The Everyday Woman’s Guide To Success Part Two: The Measurable Action Cycle

The Author

E. Alana James

E. Alana James

Dr E Alana James is reinventing herself again! Coming full circle to the first love of her life - art - and bringing back to her images all the lessons of her life as author, researcher, academic and wife. Concerned mostly with the idea of images as vehicles for expression of the truth of our inner and outer life experience.

This is the second in a three-part series of articles on using personal action research to help you make changes in your lives so that you will be more successful. Action research? What is that? While it sounds technical it is a simple process made of three steps: discovery (which was covered in the first article), measurable action and reflection.

In the first article we met three women: Woman A. who didn’t know what she wanted to with her life but after the discovery phase had a few ideas, Woman B. who had a problem she was solving, about which she was going to take action next, but had ideas at the end of the discovery phase. Woman C was transitioning to a new phase in life.

If discovery takes us outside of the constraints of the way we think about things by forcing us to look at how other people have handled situations similar to the ones we are in, then the measurable action phase helps us get where we want to go fast. Why is that? Because it forces us to notice and take what researchers call baseline data before we start, thereby allowing us to measure how far we go, or how successful we are. This helps us plot our course in an efficient manner. As on a physical journey, we can’t measure how far we have gone, if we won’t know how far we still have to go. The discovery phase helped us learn a potential destination, now we begin to move out to get there.

When we left woman A. she had investigated jobs in the travel industry, and decided that she needed to know more before she could make a decision as to what job might work for her. Her baseline would be with a narrow field of interest (the travel industry) but she would need to take actions to help her define where she would want to apply for work.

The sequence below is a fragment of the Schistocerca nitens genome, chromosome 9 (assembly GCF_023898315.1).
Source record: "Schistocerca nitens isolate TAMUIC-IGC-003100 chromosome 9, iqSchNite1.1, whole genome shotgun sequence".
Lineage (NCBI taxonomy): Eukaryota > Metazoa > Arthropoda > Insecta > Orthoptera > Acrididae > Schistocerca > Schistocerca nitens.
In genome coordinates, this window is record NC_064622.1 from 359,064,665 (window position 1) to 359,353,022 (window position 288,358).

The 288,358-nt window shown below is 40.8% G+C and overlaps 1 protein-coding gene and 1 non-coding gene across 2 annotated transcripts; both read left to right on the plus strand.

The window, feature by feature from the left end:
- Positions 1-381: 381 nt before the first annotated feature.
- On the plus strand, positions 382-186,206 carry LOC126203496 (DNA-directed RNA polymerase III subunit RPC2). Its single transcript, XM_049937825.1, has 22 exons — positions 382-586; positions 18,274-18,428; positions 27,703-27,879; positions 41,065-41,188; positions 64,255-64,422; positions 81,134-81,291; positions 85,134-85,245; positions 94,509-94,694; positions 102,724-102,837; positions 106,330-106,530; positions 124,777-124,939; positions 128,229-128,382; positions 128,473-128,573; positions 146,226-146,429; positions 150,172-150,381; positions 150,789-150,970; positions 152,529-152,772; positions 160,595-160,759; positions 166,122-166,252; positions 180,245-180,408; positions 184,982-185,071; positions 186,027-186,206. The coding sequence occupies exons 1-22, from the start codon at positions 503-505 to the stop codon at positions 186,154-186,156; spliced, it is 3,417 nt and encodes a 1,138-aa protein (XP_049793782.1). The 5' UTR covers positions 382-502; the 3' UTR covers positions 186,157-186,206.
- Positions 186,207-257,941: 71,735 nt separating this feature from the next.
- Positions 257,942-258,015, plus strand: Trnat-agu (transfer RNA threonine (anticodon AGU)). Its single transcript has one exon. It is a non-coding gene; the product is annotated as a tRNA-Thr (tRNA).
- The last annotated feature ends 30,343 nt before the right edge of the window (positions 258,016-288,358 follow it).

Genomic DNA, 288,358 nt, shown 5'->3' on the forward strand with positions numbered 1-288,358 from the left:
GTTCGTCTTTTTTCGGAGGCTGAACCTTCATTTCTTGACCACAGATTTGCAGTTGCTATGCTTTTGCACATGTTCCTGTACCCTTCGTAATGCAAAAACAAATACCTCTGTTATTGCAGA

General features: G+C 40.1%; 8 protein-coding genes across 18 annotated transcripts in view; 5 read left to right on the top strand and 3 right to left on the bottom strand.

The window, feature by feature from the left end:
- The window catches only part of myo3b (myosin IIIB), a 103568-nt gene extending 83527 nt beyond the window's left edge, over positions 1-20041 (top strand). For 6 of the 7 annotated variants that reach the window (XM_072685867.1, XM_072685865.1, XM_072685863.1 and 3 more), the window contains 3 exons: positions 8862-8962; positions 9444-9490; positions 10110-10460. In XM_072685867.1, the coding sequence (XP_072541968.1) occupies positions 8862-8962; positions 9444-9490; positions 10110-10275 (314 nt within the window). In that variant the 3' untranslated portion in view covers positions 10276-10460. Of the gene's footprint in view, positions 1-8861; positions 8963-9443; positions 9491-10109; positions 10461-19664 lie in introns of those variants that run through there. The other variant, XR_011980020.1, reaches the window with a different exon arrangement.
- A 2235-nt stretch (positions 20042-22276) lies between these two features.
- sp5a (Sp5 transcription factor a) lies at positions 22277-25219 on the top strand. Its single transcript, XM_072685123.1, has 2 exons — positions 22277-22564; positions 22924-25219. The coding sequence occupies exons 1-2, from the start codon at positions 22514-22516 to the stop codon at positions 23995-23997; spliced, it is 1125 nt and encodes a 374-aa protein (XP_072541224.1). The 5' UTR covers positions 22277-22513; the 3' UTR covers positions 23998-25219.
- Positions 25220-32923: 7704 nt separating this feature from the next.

Fortunately, she sees that there is a travel show coming up in a nearby metropolitan area in a few weeks. She buys tickets. She goes further than that; she goes through the list of vendors who will be at the show, and looks them up on the web. Once again she is guided by her emotions, when something feels enlightening or interesting she makes a note of it, sure she will see those people at the show. The date arrives, she goes to the show, she sees the people she had marked and also notices other vendors whose work seems interesting. Following through on her notes, she has a couple of very interesting conversations, and in one case, asks the people in the booth how a person would get into “doing their job”. She leaves with: an increased focus about the industry, a few people’s cards who she may call later, having seen or heard about a couple of jobs she could imagine herself doing. She celebrates all of these as measurable increases towards her finding a job she likes. She is ready to move into the reflection phase which will be in the next article.

Woman B. came out of the discovery phase of having two or three ideas about how she is going to solve her problem. She looked at each strategically, and plotted the order of which she would do when. Prior to taking her first step in measurable action she consciously look at and makes note of her baseline dissatisfaction. She measures or assesses her situation in measurable terms. Then she implements her first idea, lets it run over a period of time, and measures its result. Likely, the outcome is that she has learned more, but not completely solved her problem. Nevertheless she celebrates her learning and her positive motion forward. She also is ready for the reflection phase of action research.

Woman C. has not yet retired, but she’s planning what she will do. In her discovery phase she went to a bookstore noticed that the hobby section was particularly interesting, and has spent some time remembering how much she enjoyed craft projects when she was younger and her children were small. She has discovered that there are several women’s groups in her area focused on doing crafts, and she is spending some evening visiting these groups and meeting their members. Like the other two women examples, she celebrates the fact that she went from discouragement and not knowing what she was going to to have a positive ideas, making new connections, and discovering alternatives. The outcome of her actions are new friends, new ideas, and a much more positive outlook about retirement than when she had started. As with the other two women she is ready for some formal reflection.

It’s not a bad idea in the measurable action phase to make writing things down part of your measurement. Much like the chalk marks on the door when children are growing up, we take pleasure in noticing where we have come and what actions we are taking. Woman C. for instance might write every organization she sees in her diary, and make a few notes afterwards catching the names of people she wants to remember or giving her impressions. The act of writing down our measurements makes us feel good about our actions, helping us continue to have the motivation to move forward. These notes are considered in researched terms “data”, and it is reflection upon the data that brings the capstone to action research and therefore will be the topic of the next article.